• Most compact fluorescent lamps are available with a variety of colour temperature values, (3,000 K, 3,500 K, 4,100 K). available in four color temperatures: 2,700 kelvins (K), which is similar to the warm tone of standard incandescent lamps; 3,000 K; 3,500 K; and 4,100 K. Models with color temperatures of 5,000 and 6,500 K are available in certain sizes. Because CFLs often replace incandescent lamps with color temperatures around 2,700 K, CFL color choice is important when trying to maintain an existing ambience. Most self-ballasted CFLs, which are used as direct replacements for incandescent lamps, are available only at 2,700 K. Studies indicate that at lower light levels, warmer colors
  • As CFLs age, their light output diminishes more than that of incandescent lamps.
  • CFLs’ light output is sensitive to temperature, mounting position, and other factors.
  • CFLs take a longer time than incandescent lamps to produce full output after being turned on.


One of the conspicuous drawbacks of CFL technology has been the lack of cost-effective dimming options for pin-base lamps. The main reason for the lack of hardwired dimming ballasts for pin-base CFLs is not technical but economic. High-quality hardwired dimming ballasts are available for pin-base CFL lamps he problem is that these dimming ballasts cost two to three times as much as equivalent nondimming ballasts. Dimmable self-ballasted CFLs that operate on phase control dimmers for standard incandescent lamps have become available in recent years, as have other models that operate in standard three-way incandescent sockets.

Energy Star Program

There is an Energy Star program for compact fluorescent lamps in North America. In 1999 CFLs were incorporated into the Energy Star program Key Energy Star requirements for self-ballasted, screw-base CFLs including: minimum efficacy, color quality, lumen maintenance, power factor, starting time, lamp life


There is also an Energy Star program for residential compact fluorescent fixtures.

  • Many manufacturers produce fixtures for compact fluorescent lamps which include a specially designed ballast and socket (lamp holder). These are available in recessed, outdoor and decorative versions.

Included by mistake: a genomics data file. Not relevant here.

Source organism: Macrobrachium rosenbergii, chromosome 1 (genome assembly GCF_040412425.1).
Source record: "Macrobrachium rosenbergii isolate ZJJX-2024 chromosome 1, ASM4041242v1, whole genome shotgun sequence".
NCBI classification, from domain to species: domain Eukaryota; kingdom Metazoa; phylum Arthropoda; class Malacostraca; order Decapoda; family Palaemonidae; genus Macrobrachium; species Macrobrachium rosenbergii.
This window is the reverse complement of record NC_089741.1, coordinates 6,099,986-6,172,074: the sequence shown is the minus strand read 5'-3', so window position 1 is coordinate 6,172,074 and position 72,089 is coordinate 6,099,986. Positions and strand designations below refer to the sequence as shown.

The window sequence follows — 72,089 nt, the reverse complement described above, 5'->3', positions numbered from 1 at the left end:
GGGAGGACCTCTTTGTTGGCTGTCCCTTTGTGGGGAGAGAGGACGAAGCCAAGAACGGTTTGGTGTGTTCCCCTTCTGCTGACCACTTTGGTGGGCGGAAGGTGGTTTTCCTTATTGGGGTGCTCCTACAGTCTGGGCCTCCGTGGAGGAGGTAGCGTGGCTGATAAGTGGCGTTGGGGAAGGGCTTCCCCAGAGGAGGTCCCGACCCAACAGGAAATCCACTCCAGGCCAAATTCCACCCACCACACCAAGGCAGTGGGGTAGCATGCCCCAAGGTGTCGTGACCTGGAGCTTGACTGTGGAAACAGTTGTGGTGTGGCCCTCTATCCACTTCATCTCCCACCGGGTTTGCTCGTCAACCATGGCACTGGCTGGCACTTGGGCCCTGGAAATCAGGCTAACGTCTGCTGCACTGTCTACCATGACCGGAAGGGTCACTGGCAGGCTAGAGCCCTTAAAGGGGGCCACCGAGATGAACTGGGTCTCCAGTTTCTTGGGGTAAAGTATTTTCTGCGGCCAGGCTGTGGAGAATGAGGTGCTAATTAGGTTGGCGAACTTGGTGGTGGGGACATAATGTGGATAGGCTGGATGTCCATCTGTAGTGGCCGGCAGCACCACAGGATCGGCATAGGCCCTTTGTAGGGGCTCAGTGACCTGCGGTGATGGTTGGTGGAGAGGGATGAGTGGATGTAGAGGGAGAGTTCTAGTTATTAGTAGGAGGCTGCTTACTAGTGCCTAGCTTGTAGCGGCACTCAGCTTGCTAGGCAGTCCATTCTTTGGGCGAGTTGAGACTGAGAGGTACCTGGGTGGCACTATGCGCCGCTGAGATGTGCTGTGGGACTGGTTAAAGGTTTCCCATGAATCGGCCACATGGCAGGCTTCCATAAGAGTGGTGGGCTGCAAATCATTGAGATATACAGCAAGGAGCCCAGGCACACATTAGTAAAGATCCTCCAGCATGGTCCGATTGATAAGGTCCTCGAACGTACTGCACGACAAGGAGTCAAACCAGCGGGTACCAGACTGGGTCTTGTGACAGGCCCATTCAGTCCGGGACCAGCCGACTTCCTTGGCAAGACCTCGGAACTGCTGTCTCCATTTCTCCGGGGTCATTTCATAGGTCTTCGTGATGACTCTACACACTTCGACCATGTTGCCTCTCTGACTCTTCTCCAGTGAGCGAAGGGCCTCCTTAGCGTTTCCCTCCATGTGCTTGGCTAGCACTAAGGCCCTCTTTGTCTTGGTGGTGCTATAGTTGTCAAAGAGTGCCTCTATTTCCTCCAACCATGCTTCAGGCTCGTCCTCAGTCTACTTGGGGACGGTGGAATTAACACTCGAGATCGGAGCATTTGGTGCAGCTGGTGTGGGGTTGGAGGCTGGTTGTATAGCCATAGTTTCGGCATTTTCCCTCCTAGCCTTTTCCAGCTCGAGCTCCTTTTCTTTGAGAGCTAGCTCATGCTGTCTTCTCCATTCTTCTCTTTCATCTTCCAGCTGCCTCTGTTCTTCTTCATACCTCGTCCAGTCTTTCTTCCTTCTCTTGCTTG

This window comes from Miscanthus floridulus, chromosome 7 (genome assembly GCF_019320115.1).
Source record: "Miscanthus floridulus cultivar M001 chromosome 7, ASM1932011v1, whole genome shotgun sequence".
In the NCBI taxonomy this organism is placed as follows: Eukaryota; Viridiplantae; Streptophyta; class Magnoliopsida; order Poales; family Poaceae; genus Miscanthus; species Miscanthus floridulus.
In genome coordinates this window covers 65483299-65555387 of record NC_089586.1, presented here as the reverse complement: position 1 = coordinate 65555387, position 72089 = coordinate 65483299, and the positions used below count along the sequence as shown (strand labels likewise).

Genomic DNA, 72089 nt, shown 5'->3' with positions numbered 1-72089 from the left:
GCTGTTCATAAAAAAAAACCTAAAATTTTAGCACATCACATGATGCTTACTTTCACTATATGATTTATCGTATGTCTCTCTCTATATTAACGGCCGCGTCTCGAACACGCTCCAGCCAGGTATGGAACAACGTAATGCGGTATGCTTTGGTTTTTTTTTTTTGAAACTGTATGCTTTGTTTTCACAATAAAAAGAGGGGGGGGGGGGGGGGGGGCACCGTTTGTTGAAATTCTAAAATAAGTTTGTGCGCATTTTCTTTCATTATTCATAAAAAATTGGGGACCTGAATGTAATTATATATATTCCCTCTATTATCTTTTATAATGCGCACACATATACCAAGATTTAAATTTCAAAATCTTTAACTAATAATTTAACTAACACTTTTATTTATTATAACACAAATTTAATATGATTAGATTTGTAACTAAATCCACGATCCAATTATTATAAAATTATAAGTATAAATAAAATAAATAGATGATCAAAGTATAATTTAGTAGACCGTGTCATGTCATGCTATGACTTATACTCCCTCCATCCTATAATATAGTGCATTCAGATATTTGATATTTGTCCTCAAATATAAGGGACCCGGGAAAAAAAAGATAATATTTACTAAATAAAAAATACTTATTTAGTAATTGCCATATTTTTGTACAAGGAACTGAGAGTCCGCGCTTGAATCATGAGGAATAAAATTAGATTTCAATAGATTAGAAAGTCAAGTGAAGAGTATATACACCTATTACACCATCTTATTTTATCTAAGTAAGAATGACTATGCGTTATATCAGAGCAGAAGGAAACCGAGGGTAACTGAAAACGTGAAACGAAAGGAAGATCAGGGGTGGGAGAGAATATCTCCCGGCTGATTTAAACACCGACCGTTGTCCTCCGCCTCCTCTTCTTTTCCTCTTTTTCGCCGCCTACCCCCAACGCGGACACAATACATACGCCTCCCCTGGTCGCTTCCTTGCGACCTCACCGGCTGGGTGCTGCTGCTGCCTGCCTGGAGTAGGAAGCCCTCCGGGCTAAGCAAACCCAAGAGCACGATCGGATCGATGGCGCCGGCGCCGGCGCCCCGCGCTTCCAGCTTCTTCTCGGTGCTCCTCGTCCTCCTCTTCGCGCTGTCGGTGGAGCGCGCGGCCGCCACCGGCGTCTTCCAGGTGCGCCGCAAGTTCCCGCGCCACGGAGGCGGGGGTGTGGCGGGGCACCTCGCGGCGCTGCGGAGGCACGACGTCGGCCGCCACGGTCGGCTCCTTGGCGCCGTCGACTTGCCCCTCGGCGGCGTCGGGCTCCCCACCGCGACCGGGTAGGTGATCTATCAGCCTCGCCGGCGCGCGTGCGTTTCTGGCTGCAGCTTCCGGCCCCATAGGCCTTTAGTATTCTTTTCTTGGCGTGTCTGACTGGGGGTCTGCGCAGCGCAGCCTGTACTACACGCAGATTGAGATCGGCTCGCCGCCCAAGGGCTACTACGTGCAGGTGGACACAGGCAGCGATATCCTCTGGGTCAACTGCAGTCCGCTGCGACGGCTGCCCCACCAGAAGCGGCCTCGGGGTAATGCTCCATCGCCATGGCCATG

• Lamp manufacturers produce retrofit adapters which include the ballast and lamp socket, and have a base to screw directly into a standard incandescent socket (see Self-Ballasted Types, above.).
  • Recessed compact fluorescent fixtures should have a properly designed reflector, otherwise light will be trapped inside the fixtures and be wasted.
  • The best CFL is worthless if installed in a poor fixture. As discussed earlier, CFL performance is highly sensitive to temperature and orientation—factors that are often determined by the fixture in which the CFL is installed. Home improvement centers like Home Depot and Lowe’s now carry dedicated outdoor CFL fixtures and replacement pin-based lamps, making the technology available to most residential and small commercial customers at affordable prices.
  • Fixtures equipped with high-efficacy CFLs are now available in just about every design that is typically used with incandescent lamps.

Most of these fixtures are available with high-performance electronic ballasts.


To replace light bulbs in fixtures which are not readily accessible. One of the most important yet underrated benefits of CFL technology is the dramatic reduction in relamping-associated labor costs it offers compared with incandescent lamps

  • Lobby areas, hallways and corridors,.
  • Recessed downlight fixtures.
  • Wall and ceiling-mounted fixtures.
  • Directional signs.
  • Security lighting fixtures.
  • Desk and task lighting fixtures.
  • Display lighting (museums, stores).